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Mdina steles

Mdina steles
The surviving stele (61A)
Createdc. 550 BC
Discovered1816
Northern Region, Malta
Present locationValletta, South Eastern Region, Malta

The Mdina steles are two Phoenician language inscriptions found near the city of Mdina (ancient Maleth), Malta, in 1816. The findspot is disputed; the oldest known description places it near the Tal-Virtù Church. The surviving stele is currently in the National Museum of Archaeology, Malta; the other stele has been considered lost for more than a century.[1]

They were widely publicized by Wilhelm Gesenius as Melitensia Tertia and Melitensia Quarta ("Maltese 3rd" and "Maltese 4th"). They are also known as KAI 61A,B or CIS i 123A,B.

Stele 61B has been dated to the sixth century BCE on the basis of letter forms.[2]

Text of the inscriptions

The two inscriptions read:[3][4]

(A, lines 1-6) NṢB MLK / B‘L ’Š Š/M NḤM LB/‘L-ḤMN ’/DN K ŠM‘ / QL DBRY (This is) a stele (commemorating) a molk-Ba‘al (or molkomor?) that Naḥḥum presented to Baal-ḥammon, his Lord, because he has heard the sound of his word(s) (i.e., Ba‘al had answered Naḥḥum's prayers).
(B, lines 1-6) NṢB MLK / ’MR ’Š Š/[M ’R]Š LB/‘L-[ḤMN] ’DN [K Š]M‘ / QL [DB]RY (This is) a stele (commemorating) a «molkomor» that ’Aris presented to Baal-ḥammon, his Lord, because he has heard the sound of his word(s).

A "molkomor" (as in B) was a "substitute" sacrificial offering to Ba‘al of a lamb instead of a child. The word is a composite of molk or Moloch, traditionally the Punic god Ba‘al but more probably meaning "(human) sacrifice (of a child)",[5] and ’MR (cf. Hebrew ’immēr), "lamb".[6] Another possible reading is "MLK’SR", meaning Moloch-Osiris, who was also worshiped by the Phoenicians.[7]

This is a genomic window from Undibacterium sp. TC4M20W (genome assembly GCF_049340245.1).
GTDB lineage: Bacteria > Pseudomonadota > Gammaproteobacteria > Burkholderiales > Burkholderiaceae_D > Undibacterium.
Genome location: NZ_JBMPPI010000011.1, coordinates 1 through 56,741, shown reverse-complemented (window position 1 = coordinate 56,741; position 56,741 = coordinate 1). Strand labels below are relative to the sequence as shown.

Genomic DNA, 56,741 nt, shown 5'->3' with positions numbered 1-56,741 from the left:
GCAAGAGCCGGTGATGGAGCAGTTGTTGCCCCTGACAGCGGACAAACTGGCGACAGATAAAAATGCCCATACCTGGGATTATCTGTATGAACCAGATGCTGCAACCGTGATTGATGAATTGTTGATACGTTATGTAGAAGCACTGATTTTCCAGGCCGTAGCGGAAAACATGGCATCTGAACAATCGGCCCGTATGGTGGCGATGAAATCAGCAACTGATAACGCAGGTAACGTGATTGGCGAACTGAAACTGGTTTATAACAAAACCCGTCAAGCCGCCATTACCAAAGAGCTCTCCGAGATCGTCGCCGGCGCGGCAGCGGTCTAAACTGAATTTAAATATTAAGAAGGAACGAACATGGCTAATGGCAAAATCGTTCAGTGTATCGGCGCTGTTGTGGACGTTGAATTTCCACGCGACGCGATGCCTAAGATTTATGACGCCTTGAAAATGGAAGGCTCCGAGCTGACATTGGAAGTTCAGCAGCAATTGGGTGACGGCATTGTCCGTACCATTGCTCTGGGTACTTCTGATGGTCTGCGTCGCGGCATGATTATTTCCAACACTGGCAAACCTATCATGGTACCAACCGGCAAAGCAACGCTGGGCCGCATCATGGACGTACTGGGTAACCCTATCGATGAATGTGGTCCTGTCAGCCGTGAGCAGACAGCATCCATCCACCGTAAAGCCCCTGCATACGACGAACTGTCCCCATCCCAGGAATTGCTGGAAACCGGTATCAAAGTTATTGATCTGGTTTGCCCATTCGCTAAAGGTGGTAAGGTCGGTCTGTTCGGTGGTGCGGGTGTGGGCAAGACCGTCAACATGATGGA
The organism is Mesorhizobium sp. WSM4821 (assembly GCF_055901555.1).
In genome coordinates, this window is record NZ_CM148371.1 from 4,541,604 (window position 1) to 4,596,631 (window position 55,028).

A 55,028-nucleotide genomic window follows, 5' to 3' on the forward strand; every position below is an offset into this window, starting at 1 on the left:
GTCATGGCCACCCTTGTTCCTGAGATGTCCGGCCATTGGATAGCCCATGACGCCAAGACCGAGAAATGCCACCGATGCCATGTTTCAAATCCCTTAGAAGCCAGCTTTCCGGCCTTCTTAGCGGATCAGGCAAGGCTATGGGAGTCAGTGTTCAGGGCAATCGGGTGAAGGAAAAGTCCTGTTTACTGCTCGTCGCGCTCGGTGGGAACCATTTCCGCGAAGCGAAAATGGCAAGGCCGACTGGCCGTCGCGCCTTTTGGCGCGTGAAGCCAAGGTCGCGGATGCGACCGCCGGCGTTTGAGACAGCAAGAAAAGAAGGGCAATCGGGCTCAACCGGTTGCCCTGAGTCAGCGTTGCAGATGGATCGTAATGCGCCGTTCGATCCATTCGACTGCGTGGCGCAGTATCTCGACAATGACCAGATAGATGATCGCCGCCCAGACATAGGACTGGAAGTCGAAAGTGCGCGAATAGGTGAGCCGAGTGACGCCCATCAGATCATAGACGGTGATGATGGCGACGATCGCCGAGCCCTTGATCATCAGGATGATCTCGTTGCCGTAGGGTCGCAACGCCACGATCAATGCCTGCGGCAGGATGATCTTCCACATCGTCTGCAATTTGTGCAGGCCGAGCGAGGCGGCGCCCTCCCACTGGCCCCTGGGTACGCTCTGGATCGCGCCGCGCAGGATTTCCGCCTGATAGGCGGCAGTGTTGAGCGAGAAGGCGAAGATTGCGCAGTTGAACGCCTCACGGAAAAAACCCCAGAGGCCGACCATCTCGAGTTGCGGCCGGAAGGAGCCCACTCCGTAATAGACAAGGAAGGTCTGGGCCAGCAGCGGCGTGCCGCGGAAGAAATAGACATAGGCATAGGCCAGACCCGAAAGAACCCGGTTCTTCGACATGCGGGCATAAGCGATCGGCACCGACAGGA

It is not clear whether molk-Ba‘al in A is a variant of molkomor,[8] or that 61A refers to a real child sacrifice, while 61B refers to a substitute offering.[9]

Gallery

References

  1. ^ Vella, Nicholas C, Vases, bones and two Phoenician inscriptions : an assessment of a discovery made in Malta in 1816, Ritual, religion and reason : studies in the ancient world in honour of Paolo Xella / edited by Oswald Loretz ... [et al.]. Münster: Ugarit-Verlag, 2013. p. 589-605. ISBN 9783868350876
  2. ^ Dussaud, René (1946). "Précisions épigraphiques sur les sacrifices puniques d'enfants". Comptes rendus des séances de l'Académie des Inscriptions et Belles-Lettres. 90 (3): 371-387: pp. 377-378. Retrieved 21 May 2022. (Persée)
  3. ^ Donner, Herbert; Rölig, Wolfgang (2002). Kanaanäische und aramäische Inschriften (5 ed.). Wiesbaden: Harrassowitz. p. I, 17.
  4. ^ Krahmalkov, Charles R. (2000). Phoenician-Punic Dictionary. Leuven: Peeters / Departement Oosterse Studies. ISBN 90-429-0770-3.
  5. ^ Dussaud (1946).
  6. ^ García y Bellido, Antonio (1967). Les religions orientales dans l'Espagne romaine. Leiden: Brill. p. 4. ISBN 978-90-04-30826-8.
  7. ^ Slouschz, Nahoum (1942). Thesaurus of Phoenician Inscriptions. Dvir. pp. 125–127.
  8. ^ Krahmalkov (2000).
  9. ^ Dussaud (1946)
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Mdina steles
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